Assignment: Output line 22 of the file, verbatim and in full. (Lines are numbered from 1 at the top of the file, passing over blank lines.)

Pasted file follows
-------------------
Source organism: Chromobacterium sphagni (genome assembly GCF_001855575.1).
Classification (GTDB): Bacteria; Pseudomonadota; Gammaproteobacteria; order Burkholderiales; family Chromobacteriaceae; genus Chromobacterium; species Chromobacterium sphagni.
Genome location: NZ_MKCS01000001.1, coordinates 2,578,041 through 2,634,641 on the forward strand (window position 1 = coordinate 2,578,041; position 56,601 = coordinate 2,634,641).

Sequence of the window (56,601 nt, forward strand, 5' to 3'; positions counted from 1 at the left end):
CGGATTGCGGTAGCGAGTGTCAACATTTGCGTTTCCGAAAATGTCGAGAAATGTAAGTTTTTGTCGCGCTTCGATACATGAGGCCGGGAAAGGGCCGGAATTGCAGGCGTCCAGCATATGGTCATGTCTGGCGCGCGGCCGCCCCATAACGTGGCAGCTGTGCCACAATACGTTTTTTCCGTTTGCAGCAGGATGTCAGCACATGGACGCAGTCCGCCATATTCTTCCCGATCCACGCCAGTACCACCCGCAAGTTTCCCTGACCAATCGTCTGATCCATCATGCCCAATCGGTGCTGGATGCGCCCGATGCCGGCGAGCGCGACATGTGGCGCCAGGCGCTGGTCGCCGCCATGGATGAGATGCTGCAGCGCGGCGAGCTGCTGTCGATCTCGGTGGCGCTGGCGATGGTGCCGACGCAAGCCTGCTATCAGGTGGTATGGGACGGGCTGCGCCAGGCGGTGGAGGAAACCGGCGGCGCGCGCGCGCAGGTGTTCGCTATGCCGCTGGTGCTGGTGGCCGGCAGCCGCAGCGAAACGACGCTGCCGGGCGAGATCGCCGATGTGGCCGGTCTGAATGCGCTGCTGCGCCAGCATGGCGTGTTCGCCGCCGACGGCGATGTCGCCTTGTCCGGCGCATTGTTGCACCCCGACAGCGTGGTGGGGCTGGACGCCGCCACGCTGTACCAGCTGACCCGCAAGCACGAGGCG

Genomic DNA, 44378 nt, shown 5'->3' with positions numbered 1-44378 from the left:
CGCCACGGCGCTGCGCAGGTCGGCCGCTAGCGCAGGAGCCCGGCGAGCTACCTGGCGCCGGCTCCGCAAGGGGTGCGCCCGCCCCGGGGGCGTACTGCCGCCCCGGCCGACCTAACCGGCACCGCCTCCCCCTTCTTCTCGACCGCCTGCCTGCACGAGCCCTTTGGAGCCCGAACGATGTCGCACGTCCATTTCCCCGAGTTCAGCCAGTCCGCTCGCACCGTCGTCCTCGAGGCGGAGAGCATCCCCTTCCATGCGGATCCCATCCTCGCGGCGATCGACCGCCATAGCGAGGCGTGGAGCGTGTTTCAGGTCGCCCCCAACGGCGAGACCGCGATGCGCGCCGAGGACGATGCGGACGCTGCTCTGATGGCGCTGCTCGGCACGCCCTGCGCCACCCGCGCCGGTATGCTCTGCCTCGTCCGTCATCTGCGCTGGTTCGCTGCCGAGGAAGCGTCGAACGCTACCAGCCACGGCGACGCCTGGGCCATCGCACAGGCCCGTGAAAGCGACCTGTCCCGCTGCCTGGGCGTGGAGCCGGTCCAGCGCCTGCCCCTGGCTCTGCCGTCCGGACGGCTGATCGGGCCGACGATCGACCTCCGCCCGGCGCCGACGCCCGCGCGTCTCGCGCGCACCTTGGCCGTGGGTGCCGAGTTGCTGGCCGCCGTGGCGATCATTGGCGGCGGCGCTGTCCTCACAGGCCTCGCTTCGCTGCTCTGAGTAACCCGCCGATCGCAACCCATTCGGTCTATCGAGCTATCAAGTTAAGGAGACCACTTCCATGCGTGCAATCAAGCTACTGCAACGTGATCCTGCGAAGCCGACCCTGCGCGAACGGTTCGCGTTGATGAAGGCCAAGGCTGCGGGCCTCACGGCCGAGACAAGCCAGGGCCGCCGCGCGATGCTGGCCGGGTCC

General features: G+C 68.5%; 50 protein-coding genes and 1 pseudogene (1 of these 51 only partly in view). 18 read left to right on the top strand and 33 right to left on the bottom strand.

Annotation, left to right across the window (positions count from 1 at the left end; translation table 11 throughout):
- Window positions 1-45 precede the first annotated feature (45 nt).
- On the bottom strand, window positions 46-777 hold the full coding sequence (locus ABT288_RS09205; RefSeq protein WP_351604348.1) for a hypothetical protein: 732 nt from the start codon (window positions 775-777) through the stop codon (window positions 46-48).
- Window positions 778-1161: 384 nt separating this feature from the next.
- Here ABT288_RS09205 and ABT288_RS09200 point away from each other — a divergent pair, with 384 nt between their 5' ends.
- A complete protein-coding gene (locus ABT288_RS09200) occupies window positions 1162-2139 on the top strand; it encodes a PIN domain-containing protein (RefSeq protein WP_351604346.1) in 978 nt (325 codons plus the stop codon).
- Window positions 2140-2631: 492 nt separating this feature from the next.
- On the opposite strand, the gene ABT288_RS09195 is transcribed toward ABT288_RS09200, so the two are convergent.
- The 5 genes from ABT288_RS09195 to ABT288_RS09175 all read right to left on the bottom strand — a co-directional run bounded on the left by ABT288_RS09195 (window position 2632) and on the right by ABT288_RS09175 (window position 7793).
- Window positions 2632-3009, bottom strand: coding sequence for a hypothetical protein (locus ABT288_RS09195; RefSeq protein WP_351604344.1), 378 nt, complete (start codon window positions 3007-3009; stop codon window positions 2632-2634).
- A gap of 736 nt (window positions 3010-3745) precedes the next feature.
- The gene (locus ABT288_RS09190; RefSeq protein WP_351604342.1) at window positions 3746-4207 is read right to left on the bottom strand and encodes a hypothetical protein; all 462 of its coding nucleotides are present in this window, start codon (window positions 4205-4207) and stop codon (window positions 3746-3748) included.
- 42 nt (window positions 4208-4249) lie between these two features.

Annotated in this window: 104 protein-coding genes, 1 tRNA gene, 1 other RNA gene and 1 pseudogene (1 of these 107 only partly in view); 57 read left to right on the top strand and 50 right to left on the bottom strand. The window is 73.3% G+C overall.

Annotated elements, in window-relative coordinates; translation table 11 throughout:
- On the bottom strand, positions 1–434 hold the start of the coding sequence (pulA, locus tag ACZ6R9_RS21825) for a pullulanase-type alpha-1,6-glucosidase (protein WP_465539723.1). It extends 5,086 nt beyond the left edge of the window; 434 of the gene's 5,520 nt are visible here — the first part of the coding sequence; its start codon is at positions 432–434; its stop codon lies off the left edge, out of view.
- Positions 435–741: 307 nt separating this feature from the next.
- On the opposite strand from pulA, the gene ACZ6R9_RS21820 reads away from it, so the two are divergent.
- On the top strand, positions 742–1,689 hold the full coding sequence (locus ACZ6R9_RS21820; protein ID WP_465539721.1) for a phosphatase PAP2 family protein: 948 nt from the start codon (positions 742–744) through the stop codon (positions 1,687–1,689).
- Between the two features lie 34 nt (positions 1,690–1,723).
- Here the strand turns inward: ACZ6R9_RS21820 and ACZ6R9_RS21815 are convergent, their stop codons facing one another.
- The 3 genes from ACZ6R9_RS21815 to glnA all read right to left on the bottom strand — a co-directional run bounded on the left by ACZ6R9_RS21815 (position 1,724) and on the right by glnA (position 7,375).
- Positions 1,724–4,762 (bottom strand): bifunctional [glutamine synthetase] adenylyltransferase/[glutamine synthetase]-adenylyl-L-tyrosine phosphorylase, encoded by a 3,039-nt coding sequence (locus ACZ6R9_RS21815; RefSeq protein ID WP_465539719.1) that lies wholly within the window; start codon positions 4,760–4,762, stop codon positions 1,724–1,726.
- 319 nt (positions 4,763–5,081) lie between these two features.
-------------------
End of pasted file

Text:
Annotated in this window: 104 protein-coding genes, 1 tRNA gene, 1 other RNA gene and 1 pseudogene (1 of these 107 only partly in view); 57 read left to right on the top strand and 50 right to left on the bottom strand. The window is 73.3% G+C overall.